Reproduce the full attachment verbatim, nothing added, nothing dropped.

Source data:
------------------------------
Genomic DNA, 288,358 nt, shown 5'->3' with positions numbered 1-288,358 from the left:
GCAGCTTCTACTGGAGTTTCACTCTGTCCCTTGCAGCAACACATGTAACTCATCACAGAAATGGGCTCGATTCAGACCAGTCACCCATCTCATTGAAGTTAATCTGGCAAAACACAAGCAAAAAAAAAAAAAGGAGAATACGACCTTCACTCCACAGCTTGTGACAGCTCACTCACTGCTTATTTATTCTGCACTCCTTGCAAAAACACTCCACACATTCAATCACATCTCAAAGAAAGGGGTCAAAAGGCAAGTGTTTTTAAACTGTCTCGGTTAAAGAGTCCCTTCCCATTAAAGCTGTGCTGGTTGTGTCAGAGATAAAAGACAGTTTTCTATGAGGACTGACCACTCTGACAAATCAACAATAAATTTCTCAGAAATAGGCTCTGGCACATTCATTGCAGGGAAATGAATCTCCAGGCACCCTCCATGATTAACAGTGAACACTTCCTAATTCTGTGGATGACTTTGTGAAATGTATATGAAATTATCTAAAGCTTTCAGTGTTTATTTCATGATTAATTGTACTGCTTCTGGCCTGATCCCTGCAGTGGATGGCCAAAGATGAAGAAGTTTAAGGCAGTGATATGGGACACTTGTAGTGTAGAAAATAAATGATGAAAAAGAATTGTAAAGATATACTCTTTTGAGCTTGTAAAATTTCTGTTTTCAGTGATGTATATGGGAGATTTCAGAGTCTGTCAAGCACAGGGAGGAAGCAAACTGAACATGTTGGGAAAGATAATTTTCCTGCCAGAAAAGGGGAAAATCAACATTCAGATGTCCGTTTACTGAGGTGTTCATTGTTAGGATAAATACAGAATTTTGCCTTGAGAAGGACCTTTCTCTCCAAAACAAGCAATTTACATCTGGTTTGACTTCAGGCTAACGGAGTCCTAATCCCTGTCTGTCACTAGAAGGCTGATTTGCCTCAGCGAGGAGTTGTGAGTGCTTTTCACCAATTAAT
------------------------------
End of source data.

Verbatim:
Genomic DNA, 288,358 nt, shown 5'->3' with positions numbered 1-288,358 from the left:
GCAGCTTCTACTGGAGTTTCACTCTGTCCCTTGCAGCAACACATGTAACTCATCACAGAAATGGGCTCGATTCAGACCAGTCACCCATCTCATTGAAGTTAATCTGGCAAAACACAAGCAAAAAAAAAAAAAGGAGAATACGACCTTCACTCCACAGCTTGTGACAGCTCACTCACTGCTTATTTATTCTGCACTCCTTGCAAAAACACTCCACACATTCAATCACATCTCAAAGAAAGGGGTCAAAAGGCAAGTGTTTTTAAACTGTCTCGGTTAAAGAGTCCCTTCCCATTAAAGCTGTGCTGGTTGTGTCAGAGATAAAAGACAGTTTTCTATGAGGACTGACCACTCTGACAAATCAACAATAAATTTCTCAGAAATAGGCTCTGGCACATTCATTGCAGGGAAATGAATCTCCAGGCACCCTCCATGATTAACAGTGAACACTTCCTAATTCTGTGGATGACTTTGTGAAATGTATATGAAATTATCTAAAGCTTTCAGTGTTTATTTCATGATTAATTGTACTGCTTCTGGCCTGATCCCTGCAGTGGATGGCCAAAGATGAAGAAGTTTAAGGCAGTGATATGGGACACTTGTAGTGTAGAAAATAAATGATGAAAAAGAATTGTAAAGATATACTCTTTTGAGCTTGTAAAATTTCTGTTTTCAGTGATGTATATGGGAGATTTCAGAGTCTGTCAAGCACAGGGAGGAAGCAAACTGAACATGTTGGGAAAGATAATTTTCCTGCCAGAAAAGGGGAAAATCAACATTCAGATGTCCGTTTACTGAGGTGTTCATTGTTAGGATAAATACAGAATTTTGCCTTGAGAAGGACCTTTCTCTCCAAAACAAGCAATTTACATCTGGTTTGACTTCAGGCTAACGGAGTCCTAATCCCTGTCTGTCACTAGAAGGCTGATTTGCCTCAGCGAGGAGTTGTGAGTGCTTTTCACCAATTAAT